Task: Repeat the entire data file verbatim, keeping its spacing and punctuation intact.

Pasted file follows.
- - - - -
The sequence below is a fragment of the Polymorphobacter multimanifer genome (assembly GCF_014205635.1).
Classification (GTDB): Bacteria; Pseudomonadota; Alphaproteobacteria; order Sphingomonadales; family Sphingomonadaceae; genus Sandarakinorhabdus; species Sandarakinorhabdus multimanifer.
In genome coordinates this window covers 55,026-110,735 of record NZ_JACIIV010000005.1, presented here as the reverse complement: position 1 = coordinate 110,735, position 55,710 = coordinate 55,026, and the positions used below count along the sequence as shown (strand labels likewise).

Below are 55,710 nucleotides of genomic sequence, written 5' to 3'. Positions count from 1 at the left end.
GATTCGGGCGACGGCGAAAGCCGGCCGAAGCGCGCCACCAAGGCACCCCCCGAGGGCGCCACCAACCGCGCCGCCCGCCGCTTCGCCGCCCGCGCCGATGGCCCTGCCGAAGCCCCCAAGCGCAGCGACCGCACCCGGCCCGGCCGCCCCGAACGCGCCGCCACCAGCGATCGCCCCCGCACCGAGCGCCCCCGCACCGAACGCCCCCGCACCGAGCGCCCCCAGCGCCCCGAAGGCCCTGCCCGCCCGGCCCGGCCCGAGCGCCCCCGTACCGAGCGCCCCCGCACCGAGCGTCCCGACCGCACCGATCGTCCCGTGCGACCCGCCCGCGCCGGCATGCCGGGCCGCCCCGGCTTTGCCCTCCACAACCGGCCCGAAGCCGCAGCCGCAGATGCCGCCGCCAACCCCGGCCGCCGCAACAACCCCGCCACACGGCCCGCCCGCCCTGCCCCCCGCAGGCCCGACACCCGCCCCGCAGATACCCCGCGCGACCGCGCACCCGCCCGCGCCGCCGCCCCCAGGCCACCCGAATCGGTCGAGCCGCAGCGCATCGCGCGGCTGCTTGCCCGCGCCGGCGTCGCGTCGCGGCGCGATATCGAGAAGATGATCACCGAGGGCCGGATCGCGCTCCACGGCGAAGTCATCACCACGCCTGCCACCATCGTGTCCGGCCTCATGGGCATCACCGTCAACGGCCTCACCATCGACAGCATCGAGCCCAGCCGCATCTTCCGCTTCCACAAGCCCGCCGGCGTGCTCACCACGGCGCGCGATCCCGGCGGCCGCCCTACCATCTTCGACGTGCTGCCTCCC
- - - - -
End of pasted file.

The sequence below is a fragment of the Polymorphobacter multimanifer genome (assembly GCF_014205635.1).
Classification (GTDB): Bacteria; Pseudomonadota; Alphaproteobacteria; order Sphingomonadales; family Sphingomonadaceae; genus Sandarakinorhabdus; species Sandarakinorhabdus multimanifer.
In genome coordinates this window covers 55,026-110,735 of record NZ_JACIIV010000005.1, presented here as the reverse complement: position 1 = coordinate 110,735, position 55,710 = coordinate 55,026, and the positions used below count along the sequence as shown (strand labels likewise).

Below are 55,710 nucleotides of genomic sequence, written 5' to 3'. Positions count from 1 at the left end.
GATTCGGGCGACGGCGAAAGCCGGCCGAAGCGCGCCACCAAGGCACCCCCCGAGGGCGCCACCAACCGCGCCGCCCGCCGCTTCGCCGCCCGCGCCGATGGCCCTGCCGAAGCCCCCAAGCGCAGCGACCGCACCCGGCCCGGCCGCCCCGAACGCGCCGCCACCAGCGATCGCCCCCGCACCGAGCGCCCCCGCACCGAACGCCCCCGCACCGAGCGCCCCCAGCGCCCCGAAGGCCCTGCCCGCCCGGCCCGGCCCGAGCGCCCCCGTACCGAGCGCCCCCGCACCGAGCGTCCCGACCGCACCGATCGTCCCGTGCGACCCGCCCGCGCCGGCATGCCGGGCCGCCCCGGCTTTGCCCTCCACAACCGGCCCGAAGCCGCAGCCGCAGATGCCGCCGCCAACCCCGGCCGCCGCAACAACCCCGCCACACGGCCCGCCCGCCCTGCCCCCCGCAGGCCCGACACCCGCCCCGCAGATACCCCGCGCGACCGCGCACCCGCCCGCGCCGCCGCCCCCAGGCCACCCGAATCGGTCGAGCCGCAGCGCATCGCGCGGCTGCTTGCCCGCGCCGGCGTCGCGTCGCGGCGCGATATCGAGAAGATGATCACCGAGGGCCGGATCGCGCTCCACGGCGAAGTCATCACCACGCCTGCCACCATCGTGTCCGGCCTCATGGGCATCACCGTCAACGGCCTCACCATCGACAGCATCGAGCCCAGCCGCATCTTCCGCTTCCACAAGCCCGCCGGCGTGCTCACCACGGCGCGCGATCCCGGCGGCCGCCCTACCATCTTCGACGTGCTGCCTCCC